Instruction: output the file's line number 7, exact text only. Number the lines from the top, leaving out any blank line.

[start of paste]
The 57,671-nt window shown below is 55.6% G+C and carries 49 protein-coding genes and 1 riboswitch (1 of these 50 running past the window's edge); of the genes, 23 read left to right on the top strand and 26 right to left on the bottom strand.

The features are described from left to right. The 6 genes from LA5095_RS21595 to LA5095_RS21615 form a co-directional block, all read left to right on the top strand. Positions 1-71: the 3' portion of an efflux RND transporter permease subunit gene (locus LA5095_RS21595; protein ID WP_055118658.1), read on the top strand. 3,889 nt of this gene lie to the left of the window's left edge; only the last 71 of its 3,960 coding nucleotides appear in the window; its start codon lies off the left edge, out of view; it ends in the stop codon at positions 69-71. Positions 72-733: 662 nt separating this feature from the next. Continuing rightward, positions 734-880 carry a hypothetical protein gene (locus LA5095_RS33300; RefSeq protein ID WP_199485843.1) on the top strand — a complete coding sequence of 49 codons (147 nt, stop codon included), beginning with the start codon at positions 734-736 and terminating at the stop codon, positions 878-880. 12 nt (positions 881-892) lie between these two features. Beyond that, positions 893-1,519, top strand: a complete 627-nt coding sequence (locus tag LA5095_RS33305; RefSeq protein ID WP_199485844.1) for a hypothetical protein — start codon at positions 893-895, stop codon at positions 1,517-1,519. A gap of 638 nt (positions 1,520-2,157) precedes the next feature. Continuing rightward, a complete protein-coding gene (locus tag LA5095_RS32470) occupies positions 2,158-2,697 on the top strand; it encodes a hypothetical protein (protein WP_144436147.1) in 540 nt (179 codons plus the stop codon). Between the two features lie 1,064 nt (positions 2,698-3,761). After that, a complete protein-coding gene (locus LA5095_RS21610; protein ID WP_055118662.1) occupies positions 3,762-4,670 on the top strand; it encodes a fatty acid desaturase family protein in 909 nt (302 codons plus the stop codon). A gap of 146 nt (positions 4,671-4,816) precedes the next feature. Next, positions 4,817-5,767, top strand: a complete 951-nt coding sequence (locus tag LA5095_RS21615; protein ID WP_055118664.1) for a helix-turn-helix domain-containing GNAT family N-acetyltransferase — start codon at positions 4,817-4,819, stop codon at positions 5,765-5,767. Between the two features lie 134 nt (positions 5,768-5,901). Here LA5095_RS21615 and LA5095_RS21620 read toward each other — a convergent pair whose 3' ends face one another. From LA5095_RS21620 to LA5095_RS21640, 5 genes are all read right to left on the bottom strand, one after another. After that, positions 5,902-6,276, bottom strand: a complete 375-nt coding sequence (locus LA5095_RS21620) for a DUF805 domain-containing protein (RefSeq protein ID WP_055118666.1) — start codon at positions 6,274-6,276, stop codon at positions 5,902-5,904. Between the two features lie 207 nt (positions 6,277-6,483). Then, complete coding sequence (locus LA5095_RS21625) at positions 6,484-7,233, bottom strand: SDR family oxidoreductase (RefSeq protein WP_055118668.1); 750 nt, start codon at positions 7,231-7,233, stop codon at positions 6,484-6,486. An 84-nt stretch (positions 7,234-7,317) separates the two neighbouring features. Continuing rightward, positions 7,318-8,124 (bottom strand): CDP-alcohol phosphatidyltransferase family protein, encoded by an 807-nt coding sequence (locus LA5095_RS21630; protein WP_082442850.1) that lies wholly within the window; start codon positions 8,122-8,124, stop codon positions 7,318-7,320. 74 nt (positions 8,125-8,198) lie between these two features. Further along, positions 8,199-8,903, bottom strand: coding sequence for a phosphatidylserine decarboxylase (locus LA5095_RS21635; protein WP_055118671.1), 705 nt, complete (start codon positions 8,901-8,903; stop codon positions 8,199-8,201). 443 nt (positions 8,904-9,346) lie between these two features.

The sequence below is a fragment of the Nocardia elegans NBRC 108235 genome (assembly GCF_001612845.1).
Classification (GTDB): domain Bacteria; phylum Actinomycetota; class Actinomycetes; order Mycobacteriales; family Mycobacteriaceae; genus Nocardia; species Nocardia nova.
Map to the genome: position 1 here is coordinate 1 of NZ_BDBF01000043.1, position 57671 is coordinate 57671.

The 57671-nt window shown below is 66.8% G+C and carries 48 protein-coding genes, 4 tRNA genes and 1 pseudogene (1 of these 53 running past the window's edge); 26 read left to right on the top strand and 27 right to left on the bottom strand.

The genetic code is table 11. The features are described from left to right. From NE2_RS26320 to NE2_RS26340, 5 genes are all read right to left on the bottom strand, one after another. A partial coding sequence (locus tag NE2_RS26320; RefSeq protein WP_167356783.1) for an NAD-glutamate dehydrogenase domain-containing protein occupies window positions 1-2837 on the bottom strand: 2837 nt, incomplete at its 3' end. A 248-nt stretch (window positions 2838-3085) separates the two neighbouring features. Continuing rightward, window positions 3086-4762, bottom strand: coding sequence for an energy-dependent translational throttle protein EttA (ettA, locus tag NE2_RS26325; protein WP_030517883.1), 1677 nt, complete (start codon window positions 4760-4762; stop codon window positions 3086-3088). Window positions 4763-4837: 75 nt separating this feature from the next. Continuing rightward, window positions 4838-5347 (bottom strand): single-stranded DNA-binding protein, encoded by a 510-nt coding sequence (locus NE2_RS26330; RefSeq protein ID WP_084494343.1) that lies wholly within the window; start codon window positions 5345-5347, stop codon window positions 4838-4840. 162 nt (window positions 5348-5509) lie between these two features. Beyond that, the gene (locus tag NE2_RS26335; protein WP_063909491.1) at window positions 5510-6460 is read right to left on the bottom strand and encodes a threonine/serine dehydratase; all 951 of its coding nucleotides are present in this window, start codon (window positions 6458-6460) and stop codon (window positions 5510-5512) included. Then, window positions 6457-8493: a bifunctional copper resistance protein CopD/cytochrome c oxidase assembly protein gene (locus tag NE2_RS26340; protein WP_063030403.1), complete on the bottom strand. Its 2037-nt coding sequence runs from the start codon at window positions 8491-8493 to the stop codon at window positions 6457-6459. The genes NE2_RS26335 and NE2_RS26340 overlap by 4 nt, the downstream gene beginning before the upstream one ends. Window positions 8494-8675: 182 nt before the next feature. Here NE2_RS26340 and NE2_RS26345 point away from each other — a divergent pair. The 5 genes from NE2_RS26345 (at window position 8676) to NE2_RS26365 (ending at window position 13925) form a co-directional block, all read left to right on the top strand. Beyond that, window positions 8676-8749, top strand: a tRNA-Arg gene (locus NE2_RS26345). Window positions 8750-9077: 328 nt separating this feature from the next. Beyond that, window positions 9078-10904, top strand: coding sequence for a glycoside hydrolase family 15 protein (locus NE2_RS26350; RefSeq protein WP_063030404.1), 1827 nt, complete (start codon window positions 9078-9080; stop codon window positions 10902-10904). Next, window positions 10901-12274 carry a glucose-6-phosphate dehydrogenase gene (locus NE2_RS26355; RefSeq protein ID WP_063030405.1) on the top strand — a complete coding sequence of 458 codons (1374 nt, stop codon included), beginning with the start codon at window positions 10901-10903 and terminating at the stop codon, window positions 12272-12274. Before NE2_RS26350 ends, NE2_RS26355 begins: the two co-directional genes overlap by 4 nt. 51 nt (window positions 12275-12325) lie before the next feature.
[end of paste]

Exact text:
The genetic code is table 11. The features are described from left to right. From NE2_RS26320 to NE2_RS26340, 5 genes are all read right to left on the bottom strand, one after another. A partial coding sequence (locus tag NE2_RS26320; RefSeq protein WP_167356783.1) for an NAD-glutamate dehydrogenase domain-containing protein occupies window positions 1-2837 on the bottom strand: 2837 nt, incomplete at its 3' end. A 248-nt stretch (window positions 2838-3085) separates the two neighbouring features. Continuing rightward, window positions 3086-4762, bottom strand: coding sequence for an energy-dependent translational throttle protein EttA (ettA, locus tag NE2_RS26325; protein WP_030517883.1), 1677 nt, complete (start codon window positions 4760-4762; stop codon window positions 3086-3088). Window positions 4763-4837: 75 nt separating this feature from the next. Continuing rightward, window positions 4838-5347 (bottom strand): single-stranded DNA-binding protein, encoded by a 510-nt coding sequence (locus NE2_RS26330; RefSeq protein ID WP_084494343.1) that lies wholly within the window; start codon window positions 5345-5347, stop codon window positions 4838-4840. 162 nt (window positions 5348-5509) lie between these two features. Beyond that, the gene (locus tag NE2_RS26335; protein WP_063909491.1) at window positions 5510-6460 is read right to left on the bottom strand and encodes a threonine/serine dehydratase; all 951 of its coding nucleotides are present in this window, start codon (window positions 6458-6460) and stop codon (window positions 5510-5512) included. Then, window positions 6457-8493: a bifunctional copper resistance protein CopD/cytochrome c oxidase assembly protein gene (locus tag NE2_RS26340; protein WP_063030403.1), complete on the bottom strand. Its 2037-nt coding sequence runs from the start codon at window positions 8491-8493 to the stop codon at window positions 6457-6459. The genes NE2_RS26335 and NE2_RS26340 overlap by 4 nt, the downstream gene beginning before the upstream one ends. Window positions 8494-8675: 182 nt before the next feature. Here NE2_RS26340 and NE2_RS26345 point away from each other — a divergent pair. The 5 genes from NE2_RS26345 (at window position 8676) to NE2_RS26365 (ending at window position 13925) form a co-directional block, all read left to right on the top strand. Beyond that, window positions 8676-8749, top strand: a tRNA-Arg gene (locus NE2_RS26345). Window positions 8750-9077: 328 nt separating this feature from the next. Beyond that, window positions 9078-10904, top strand: coding sequence for a glycoside hydrolase family 15 protein (locus NE2_RS26350; RefSeq protein WP_063030404.1), 1827 nt, complete (start codon window positions 9078-9080; stop codon window positions 10902-10904). Next, window positions 10901-12274 carry a glucose-6-phosphate dehydrogenase gene (locus NE2_RS26355; RefSeq protein ID WP_063030405.1) on the top strand — a complete coding sequence of 458 codons (1374 nt, stop codon included), beginning with the start codon at window positions 10901-10903 and terminating at the stop codon, window positions 12272-12274. Before NE2_RS26350 ends, NE2_RS26355 begins: the two co-directional genes overlap by 4 nt. 51 nt (window positions 12275-12325) lie before the next feature.